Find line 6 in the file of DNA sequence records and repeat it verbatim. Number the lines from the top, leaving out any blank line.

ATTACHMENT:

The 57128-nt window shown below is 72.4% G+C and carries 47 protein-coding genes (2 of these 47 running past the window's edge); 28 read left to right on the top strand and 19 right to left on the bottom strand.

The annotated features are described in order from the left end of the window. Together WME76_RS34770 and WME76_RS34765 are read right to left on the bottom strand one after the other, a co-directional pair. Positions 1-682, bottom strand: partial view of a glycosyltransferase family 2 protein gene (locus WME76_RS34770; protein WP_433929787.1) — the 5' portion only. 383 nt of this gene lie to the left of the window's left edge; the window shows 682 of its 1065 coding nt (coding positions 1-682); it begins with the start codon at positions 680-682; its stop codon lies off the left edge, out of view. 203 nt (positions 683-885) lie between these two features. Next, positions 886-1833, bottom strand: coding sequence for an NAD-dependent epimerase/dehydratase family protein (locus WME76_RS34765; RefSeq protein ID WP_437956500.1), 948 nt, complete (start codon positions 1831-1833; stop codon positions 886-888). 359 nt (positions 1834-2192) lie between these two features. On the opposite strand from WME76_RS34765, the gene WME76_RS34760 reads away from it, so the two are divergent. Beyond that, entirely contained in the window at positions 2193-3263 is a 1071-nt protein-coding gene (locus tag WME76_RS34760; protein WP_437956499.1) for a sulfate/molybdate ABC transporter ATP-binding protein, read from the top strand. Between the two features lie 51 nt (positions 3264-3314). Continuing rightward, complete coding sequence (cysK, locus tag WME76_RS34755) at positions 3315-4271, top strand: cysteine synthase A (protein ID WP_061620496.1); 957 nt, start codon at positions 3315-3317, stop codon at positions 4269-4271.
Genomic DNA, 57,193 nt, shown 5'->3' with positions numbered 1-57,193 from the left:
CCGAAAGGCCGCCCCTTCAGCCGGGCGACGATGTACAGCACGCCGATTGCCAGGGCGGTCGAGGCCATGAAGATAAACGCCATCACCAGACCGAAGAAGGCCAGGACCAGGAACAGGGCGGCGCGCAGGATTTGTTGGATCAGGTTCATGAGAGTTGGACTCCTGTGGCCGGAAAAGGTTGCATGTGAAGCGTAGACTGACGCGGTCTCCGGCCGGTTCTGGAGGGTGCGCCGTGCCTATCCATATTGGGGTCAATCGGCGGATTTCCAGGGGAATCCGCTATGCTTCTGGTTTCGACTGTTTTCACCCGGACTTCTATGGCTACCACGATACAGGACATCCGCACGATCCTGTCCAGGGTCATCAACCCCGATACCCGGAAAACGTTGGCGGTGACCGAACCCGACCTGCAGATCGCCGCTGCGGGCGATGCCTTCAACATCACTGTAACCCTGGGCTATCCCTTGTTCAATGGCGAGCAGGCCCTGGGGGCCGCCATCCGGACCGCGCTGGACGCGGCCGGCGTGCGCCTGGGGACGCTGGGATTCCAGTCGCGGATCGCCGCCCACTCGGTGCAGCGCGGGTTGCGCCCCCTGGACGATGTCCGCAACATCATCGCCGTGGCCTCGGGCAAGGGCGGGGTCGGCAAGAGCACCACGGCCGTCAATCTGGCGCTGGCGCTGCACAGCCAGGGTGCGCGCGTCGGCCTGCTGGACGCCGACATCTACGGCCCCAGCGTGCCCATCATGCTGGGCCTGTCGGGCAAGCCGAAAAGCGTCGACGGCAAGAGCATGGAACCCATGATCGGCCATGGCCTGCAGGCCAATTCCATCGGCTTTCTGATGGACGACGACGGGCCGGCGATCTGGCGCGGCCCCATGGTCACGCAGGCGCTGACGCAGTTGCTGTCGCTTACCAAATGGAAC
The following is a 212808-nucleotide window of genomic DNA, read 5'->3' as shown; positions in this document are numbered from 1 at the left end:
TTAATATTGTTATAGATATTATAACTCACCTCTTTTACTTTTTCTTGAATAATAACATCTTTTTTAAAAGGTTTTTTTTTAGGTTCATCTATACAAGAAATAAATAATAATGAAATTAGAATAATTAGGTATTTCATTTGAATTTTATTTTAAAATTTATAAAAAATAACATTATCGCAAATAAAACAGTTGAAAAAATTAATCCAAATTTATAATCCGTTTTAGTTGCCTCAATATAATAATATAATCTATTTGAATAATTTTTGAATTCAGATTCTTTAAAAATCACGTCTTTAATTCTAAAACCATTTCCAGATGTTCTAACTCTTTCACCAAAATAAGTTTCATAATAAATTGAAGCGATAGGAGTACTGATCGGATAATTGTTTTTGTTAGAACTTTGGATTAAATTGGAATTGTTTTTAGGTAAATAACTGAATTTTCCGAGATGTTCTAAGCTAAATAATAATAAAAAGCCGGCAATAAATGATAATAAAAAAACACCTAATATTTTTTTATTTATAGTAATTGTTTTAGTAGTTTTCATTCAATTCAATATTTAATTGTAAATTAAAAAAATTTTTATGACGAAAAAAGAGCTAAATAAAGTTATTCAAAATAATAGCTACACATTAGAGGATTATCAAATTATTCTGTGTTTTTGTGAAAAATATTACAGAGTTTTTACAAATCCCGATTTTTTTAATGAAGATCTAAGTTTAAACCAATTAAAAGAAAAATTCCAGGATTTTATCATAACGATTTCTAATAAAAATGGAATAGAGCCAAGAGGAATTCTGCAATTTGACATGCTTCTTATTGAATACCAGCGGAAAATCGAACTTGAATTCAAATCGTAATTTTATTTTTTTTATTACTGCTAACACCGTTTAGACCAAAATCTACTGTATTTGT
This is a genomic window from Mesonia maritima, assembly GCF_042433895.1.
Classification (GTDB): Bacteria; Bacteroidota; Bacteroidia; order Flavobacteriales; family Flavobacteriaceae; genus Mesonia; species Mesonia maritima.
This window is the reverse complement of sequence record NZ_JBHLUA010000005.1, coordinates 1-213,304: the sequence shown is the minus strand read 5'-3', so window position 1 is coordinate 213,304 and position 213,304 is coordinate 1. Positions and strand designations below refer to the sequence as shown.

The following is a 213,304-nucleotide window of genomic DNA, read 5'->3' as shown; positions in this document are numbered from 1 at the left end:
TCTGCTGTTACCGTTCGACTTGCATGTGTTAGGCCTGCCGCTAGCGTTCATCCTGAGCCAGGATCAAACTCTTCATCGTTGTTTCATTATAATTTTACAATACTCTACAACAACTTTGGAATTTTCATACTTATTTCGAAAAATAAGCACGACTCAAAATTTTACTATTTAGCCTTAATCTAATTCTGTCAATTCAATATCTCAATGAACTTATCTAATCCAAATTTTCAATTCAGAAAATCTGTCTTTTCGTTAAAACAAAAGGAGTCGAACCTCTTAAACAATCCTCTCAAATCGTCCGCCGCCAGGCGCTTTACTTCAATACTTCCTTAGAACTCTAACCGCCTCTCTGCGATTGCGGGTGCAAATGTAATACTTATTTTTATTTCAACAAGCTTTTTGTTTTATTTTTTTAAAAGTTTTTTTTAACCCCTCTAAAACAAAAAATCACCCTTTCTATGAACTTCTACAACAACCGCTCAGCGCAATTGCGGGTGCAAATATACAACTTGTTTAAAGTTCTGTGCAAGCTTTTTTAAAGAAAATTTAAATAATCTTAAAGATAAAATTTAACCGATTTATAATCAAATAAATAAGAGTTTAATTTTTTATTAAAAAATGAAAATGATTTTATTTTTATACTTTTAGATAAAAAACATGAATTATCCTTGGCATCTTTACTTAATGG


TTAATATTGTTATAGATATTATAACTCACCTCTTTTACTTTTTCTTGAATAATAACATCTTTTTTAAAAGGTTTTTTTTTAGGTTCATCTATACAAGAAATAAATAATAATGAAATTAGAATAATTAGGTATTTCATTTGAATTTTATTTTAAAATTTATAAAAAATAACATTATCGCAAATAAAACAGTTGAAAAAATTAATCCAAATTTATAATCCGTTTTAGTTGCCTCAATATAATAATATAATCTATTTGAATAATTTTTGAATTCAGATTCTTTAAAAATCACGTCTTTAATTCTAAAACCATTTCCAGATGTTCTAACTCTTTCACCAAAATAAGTTTCATAATAAATTGAAGCGATAGGAGTACTGATCGGATAATTGTTTTTGTTAGAACTTTGGATTAAATTGGAATTGTTTTTAGGTAAATAACTGAATTTTCCGAGATGTTCTAAGCTAAATAATAATAAAAAGCCGGCAATAAATGATAATAAAAAAACACCTAATATTTTTTTATTTATAGTAATTGTTTTAGTAGTTTTCATTCAATTCAATATTTAATTGTAAATTAAAAAAATTTTTATGACGAAAAAAGAGCTAAATAAAGTTATTCAAAATAATAGCTACACATTAGAGGATTATCAAATTATTCTGTGTTTTTGTGAAAAATATTACAGAGTTTTTACAAATCCCGATTTTTTTAATGAAGATCTAAGTTTAAACCAATTAAAAGAAAAATTCCAGGATTTTATCATAACGATTTCTAATAAAAATGGAATAGAGCCAAGAGGAATTCTGCAATTTGACATGCTTCTTATTGAATACCAGCGGAAAATCGAACTTGAATTCAAATCGTAATTTTATTTTTTTTATTACTGCTAACACCGTTTAGACCAAAATCTACTGTATTTGT